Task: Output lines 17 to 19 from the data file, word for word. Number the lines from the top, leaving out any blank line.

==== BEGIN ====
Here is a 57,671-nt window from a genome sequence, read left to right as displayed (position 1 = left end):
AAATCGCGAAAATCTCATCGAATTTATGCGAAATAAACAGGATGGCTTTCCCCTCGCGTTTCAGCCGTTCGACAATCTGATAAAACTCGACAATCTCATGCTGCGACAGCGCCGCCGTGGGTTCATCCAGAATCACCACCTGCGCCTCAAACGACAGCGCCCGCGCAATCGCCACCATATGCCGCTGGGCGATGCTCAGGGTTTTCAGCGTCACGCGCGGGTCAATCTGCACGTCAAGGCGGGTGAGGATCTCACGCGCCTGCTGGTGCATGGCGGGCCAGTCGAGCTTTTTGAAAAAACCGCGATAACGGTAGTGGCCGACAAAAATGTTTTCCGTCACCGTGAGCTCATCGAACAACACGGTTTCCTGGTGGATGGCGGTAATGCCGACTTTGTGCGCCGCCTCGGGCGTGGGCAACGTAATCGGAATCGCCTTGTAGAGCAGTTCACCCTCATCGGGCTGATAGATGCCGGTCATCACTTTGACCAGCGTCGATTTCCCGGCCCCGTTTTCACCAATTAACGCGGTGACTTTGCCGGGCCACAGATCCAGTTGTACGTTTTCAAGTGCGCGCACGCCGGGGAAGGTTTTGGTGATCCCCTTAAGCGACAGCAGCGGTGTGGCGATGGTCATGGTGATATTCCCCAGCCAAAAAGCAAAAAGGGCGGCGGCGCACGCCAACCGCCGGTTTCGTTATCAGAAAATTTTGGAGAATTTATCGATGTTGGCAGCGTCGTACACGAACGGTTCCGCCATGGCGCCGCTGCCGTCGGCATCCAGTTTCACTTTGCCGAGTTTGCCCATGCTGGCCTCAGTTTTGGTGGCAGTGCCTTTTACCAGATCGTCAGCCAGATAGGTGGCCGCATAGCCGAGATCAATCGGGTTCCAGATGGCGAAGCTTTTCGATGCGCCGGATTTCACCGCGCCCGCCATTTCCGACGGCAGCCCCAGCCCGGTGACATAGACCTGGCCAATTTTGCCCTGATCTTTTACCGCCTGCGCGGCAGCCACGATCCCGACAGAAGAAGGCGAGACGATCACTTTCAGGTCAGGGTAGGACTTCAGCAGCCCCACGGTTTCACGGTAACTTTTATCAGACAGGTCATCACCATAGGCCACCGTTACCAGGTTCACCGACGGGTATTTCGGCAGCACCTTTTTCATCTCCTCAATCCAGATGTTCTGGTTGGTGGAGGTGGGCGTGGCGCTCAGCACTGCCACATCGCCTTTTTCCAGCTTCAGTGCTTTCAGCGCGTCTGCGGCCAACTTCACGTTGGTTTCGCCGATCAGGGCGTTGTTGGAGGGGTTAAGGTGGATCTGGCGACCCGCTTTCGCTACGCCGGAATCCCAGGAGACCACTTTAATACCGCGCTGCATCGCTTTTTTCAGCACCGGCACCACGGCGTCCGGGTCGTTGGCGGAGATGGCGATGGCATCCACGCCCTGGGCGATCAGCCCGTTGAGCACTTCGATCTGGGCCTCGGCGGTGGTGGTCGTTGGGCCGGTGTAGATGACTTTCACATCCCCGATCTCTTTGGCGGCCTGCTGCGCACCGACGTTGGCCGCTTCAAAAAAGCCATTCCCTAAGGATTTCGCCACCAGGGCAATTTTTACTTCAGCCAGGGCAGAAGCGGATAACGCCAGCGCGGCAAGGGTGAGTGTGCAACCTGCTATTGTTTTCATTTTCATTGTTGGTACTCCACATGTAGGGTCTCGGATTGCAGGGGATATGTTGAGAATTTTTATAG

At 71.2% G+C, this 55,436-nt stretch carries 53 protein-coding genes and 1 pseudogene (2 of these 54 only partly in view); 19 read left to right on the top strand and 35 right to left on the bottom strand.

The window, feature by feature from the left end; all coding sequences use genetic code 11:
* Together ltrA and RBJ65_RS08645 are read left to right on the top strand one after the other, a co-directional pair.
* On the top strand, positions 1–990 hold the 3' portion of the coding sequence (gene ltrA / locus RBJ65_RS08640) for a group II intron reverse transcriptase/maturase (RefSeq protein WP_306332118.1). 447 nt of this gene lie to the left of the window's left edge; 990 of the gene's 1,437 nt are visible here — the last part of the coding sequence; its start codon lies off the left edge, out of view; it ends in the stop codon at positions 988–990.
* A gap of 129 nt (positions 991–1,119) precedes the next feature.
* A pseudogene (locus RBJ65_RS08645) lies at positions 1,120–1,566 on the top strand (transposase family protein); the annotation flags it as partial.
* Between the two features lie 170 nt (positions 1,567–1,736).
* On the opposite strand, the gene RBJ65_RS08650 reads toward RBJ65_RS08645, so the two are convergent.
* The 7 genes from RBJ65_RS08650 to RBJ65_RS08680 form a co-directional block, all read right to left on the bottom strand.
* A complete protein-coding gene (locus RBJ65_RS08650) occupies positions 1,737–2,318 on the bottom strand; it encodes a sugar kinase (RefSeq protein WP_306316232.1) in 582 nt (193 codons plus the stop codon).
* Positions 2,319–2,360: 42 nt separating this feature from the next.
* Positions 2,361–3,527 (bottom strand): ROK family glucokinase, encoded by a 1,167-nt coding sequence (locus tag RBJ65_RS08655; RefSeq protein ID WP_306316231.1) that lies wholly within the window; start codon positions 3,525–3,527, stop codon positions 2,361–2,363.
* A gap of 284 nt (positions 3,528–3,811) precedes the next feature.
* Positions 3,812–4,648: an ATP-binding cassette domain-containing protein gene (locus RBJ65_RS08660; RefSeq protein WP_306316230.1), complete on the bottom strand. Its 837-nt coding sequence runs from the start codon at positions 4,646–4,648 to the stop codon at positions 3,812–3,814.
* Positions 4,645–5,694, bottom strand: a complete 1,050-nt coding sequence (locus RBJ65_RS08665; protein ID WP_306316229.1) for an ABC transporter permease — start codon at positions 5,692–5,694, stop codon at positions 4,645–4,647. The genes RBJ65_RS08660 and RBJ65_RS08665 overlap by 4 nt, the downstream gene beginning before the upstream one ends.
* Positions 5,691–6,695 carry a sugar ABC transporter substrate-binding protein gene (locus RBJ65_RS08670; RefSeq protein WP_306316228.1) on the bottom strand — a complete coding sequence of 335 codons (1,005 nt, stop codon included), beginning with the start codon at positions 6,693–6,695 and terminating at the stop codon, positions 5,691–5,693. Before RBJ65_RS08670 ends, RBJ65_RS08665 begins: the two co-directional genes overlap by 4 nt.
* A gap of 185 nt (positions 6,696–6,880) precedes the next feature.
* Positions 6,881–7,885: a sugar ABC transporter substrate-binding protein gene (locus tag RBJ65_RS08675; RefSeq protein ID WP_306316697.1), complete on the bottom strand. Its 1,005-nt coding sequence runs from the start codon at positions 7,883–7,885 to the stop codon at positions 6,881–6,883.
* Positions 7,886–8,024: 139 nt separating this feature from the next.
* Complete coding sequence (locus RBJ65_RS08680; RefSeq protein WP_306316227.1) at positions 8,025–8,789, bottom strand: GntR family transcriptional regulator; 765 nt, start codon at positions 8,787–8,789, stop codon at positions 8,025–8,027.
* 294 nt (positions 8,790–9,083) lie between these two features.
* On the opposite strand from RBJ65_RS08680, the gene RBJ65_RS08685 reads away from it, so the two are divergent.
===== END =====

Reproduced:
* Positions 4,645–5,694, bottom strand: a complete 1,050-nt coding sequence (locus RBJ65_RS08665; protein ID WP_306316229.1) for an ABC transporter permease — start codon at positions 5,692–5,694, stop codon at positions 4,645–4,647. The genes RBJ65_RS08660 and RBJ65_RS08665 overlap by 4 nt, the downstream gene beginning before the upstream one ends.
* Positions 5,691–6,695 carry a sugar ABC transporter substrate-binding protein gene (locus RBJ65_RS08670; RefSeq protein WP_306316228.1) on the bottom strand — a complete coding sequence of 335 codons (1,005 nt, stop codon included), beginning with the start codon at positions 6,693–6,695 and terminating at the stop codon, positions 5,691–5,693. Before RBJ65_RS08670 ends, RBJ65_RS08665 begins: the two co-directional genes overlap by 4 nt.
* A gap of 185 nt (positions 6,696–6,880) precedes the next feature.